Lynn Ziegler, one of Action for Media Education’s founding members, died April 14. Lynn had served as AME’s media critic since the early ’90s. Her long career included writing weekly columns on children’s TV and family films for Northwest newspapers. She was a guest on national and regional radio and TV to promote quality programming for children, and was a television news writer and producer for KOMO-TV.
After leaving KOMO, Lynn created a public service announcement promoting healthy nutritional choices for children. Her MTV-style “Nutri-Rap” featured somersaulting fruits and vegetables and “a rainbow of Northwest children giving a thumbs up for good nutrition.” This spot won several awards: a Telly, two PIXI Awards, and two regional EMMYs.
One of her proudest accomplishments, Spongeheadz: U & Me, is a book Lynn described as “the essential parent handbook for the 21stCentury.” Written when TV was dominant, it still contains valuable tips for parents. In her book, and throughout her life, Lynn celebrated diversity; “That’s why you’ll find drawings by children of every color and nationality inside these pages.” Lynn knew that children need to see “faces that look like his or her own” in books and other media.
She greatly valued her strong connection with Native American communities on the Kitsap Peninsula, and worked as an educator and mentor to many Native American youth.
Her experience as an educator led to her involvement with some of the statewide teen health projects sponsored by the Washington State Department of Health and the Northwest Center for Excellence in Media Literacy, University of Washington. These projects trained high school students to teach younger youth about teen health issues such as pregnancy prevention. Lynn was strongly committed to promoting youth empowerment, and these projects included a subject she was passionate about—media literacy education.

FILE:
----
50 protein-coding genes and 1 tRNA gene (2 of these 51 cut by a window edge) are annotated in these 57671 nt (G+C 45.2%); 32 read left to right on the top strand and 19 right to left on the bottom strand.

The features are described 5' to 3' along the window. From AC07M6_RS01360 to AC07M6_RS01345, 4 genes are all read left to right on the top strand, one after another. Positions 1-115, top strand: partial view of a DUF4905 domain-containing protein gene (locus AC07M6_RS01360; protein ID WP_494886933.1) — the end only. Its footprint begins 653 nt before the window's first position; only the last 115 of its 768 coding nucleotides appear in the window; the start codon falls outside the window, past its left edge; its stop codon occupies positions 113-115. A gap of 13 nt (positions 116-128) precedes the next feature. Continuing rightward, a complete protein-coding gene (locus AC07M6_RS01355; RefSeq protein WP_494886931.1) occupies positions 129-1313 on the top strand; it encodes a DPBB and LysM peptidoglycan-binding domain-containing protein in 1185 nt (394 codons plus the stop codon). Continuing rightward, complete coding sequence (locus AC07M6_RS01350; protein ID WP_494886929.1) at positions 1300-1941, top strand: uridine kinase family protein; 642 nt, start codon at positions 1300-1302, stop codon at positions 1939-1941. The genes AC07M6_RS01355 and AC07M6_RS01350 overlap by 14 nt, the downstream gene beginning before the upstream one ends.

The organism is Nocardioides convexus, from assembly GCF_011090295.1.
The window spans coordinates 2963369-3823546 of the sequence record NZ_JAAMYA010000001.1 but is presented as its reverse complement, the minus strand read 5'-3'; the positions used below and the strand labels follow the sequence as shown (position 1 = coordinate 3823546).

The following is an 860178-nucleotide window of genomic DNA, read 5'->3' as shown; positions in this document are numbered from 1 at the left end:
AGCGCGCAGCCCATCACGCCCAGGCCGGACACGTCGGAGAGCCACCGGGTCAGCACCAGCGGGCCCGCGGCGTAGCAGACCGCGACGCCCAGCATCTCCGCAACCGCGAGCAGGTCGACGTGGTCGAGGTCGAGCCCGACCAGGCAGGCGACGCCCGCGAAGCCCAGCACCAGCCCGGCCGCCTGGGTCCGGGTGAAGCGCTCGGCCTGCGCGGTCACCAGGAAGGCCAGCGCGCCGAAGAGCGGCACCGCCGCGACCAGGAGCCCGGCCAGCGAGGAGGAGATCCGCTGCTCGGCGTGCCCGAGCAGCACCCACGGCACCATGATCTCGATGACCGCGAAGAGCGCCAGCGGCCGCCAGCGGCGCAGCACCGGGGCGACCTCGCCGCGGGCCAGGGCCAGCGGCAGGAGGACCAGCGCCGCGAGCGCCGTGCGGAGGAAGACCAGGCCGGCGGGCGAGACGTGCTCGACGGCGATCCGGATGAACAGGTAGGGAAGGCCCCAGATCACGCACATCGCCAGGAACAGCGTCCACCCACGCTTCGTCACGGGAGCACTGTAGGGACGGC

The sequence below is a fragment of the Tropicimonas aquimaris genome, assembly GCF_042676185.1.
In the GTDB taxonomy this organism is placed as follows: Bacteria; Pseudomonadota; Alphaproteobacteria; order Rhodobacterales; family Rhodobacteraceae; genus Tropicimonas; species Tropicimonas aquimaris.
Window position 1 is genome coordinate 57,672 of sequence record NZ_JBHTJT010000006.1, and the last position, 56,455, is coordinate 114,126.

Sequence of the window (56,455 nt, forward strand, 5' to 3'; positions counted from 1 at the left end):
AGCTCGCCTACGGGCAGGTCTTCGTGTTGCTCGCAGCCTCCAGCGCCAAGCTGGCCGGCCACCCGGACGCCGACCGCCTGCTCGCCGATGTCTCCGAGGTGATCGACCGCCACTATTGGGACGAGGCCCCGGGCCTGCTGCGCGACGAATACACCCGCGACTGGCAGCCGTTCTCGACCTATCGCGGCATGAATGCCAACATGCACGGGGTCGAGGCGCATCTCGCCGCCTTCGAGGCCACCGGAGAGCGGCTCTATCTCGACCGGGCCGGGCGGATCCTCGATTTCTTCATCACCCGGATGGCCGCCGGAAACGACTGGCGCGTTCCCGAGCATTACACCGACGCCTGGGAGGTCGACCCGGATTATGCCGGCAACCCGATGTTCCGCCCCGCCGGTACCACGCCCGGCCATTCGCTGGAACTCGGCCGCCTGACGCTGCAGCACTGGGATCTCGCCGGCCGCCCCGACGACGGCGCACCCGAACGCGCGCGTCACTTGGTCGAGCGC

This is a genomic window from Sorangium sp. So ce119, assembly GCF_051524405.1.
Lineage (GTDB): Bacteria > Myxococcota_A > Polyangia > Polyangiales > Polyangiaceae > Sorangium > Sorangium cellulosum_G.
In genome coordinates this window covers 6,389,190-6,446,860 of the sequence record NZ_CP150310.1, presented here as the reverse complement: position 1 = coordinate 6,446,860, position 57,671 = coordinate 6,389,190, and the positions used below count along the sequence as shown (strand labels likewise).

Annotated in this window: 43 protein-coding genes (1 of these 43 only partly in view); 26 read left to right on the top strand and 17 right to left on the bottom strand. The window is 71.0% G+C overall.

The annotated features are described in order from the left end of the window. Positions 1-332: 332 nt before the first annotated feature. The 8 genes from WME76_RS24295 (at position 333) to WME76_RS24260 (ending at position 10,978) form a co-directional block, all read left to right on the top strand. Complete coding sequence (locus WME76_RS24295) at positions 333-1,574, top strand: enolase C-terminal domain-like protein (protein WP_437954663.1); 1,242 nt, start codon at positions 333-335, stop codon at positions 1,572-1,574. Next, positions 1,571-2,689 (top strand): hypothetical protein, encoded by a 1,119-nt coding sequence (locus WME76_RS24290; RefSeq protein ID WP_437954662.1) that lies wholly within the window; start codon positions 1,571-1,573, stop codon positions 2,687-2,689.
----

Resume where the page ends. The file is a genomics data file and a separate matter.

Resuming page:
Lynn launched one of AME’s first media literacy projects in the early ’90s. The PIXI awards honored high quality children’s television programming. Teams of professionals and parents across the state established the criteria that judges used to choose PIXI award recipients. The PIXI awards project, under Lynn’s leadership, was one of AME’s major activities throughout the organization’s early years.
Lynn was also a member Action Coalition for Media Education (ACME), the Campaign for a Commercial-Free Childhood, Free Press, and the National Academy of Television Arts and Science (NATAS).
We in AME are deeply saddened by Lynn’s passing. She is survived by her children Chris, Jesse, and Alik. Lynn’s staunch advocacy for all children will remain an inspiration. She will be greatly missed for her wonderful sense of humor, her generosity, and her warm and loving heart, expressed in so many ways to all whose lives she touched.
by Marilyn Cohen and Sue D. Cook